When I was a child, in 3rd grade, I fell in love with Little House in the Big Woods. I distinctly remember locating it in the little classroom library. I am not sure if I read it before or after Caddie Woodlawn, another fine chapter book about strong pioneer girls. There were no benchmarks—I don’t recall even doing a book report.
Now, if you Google Little House in the Big Woods you will find a gazillion ways to address the Common Core. The books are considered a must read, and it appears that if you aren’t exposed to reading them, early on, you will not go far in life. There are even picture books to pave the way for the chapter books to make sure teachers and their students don’t flub up and miss out.
Those books were not made to appear like I would be a failure if I didn’t read them when I was young. No one warned me that I wouldn’t be able to get into Harvard if I didn’t read them. I, quite frankly, never heard of Harvard or any other college in third grade.
When I first read Little House in the Big Woods, I wasn’t made to learn about Laura Ingalls Wilder the author, or given a whole long list of vocabulary words out of the book to define. I didn’t have to locate descriptive words—no one graded me down if I didn’t know what quinine meant.
I didn’t have to identify alliteration and the syllables in the words. I didn’t need to prove I could identify singular and plural nouns or the parts of speech. I wasn’t made to go back and describe the cliffhangers, although I probably did tell my little friends about some of them. I didn’t even have to write about the story using graphic organizers.
I only remember yearning for time after school and on the weekend to be able to immerse myself in the story. And, much to my delight, when I finished Little House in the Big Woods, I discovered On the Banks of Plum Creek!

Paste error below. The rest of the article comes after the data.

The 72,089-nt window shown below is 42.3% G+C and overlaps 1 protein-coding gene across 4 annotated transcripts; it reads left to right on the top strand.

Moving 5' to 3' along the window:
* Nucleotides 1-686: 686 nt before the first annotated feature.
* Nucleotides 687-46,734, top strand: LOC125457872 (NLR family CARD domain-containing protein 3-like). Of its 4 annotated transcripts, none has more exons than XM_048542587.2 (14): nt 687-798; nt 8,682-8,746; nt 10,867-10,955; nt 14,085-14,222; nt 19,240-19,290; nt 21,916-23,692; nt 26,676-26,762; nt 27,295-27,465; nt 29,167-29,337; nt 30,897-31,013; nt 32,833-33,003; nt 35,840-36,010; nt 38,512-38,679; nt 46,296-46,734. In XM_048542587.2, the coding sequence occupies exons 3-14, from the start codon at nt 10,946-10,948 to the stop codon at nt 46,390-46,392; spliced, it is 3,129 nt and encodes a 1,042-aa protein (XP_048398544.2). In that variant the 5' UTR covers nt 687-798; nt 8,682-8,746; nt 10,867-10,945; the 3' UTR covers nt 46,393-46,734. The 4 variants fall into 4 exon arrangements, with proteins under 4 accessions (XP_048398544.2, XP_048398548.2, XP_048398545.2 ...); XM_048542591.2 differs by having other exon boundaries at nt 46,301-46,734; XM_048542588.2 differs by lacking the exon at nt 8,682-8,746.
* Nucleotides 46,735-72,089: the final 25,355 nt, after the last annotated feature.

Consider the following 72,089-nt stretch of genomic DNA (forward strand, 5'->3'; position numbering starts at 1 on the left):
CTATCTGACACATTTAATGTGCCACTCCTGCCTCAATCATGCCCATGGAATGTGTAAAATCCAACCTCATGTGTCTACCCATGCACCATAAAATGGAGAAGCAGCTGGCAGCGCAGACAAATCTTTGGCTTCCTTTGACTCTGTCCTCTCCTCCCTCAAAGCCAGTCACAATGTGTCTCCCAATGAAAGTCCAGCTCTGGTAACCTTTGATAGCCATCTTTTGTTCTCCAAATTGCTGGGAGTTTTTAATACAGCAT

I am not saying that it isn’t nice to learn additional things surrounding a novel. I think older students might benefit from this, and younger children might enjoy learning facts about a story. I read Mary Poppins to my daughter after she saw the movie, and we both got a kick out of learning the meaning of a perambulator. Children are usually naturally curious.
But it is the whole crisis idea behind Common Core…the benchmarks and scaffolding…the outrageously wordy micromanagement, applied to teaching, that we should all question. It is the marketing of programs that promise to fill every child with all the knowledge, we are told, children will ever need, so they won’t disgrace their country and be economic losers in the long run.
This message–if children are not presented the Laura Ingalls Wilder books this way–they will surely fail, is a wrong message. It is harmful to children and discourages them from the pure, great joy of reading.
I read these books in the 1950s. And children have learned to read in public schools for years since then. There was never any real crisis. Certainly, there will be children who have difficulty learning to read, and they will need extra assistance. But from what I’ve seen, and as a teacher who once worked with middle and high school students with reading difficulties, Common Core isn’t it.
A while back I returned to the Laura Ingalls Wilder’s series and finished reading the books about when she became an adult. I was just as excited about reading them, at this time, as I was when I was a child.
That is the beauty of the joy of learning. It should never leave you. But I don’t think I would have ever cared to return to those books if I’d had to learn about them originally with Common Core strategies. It would have seemed like too much of a chore.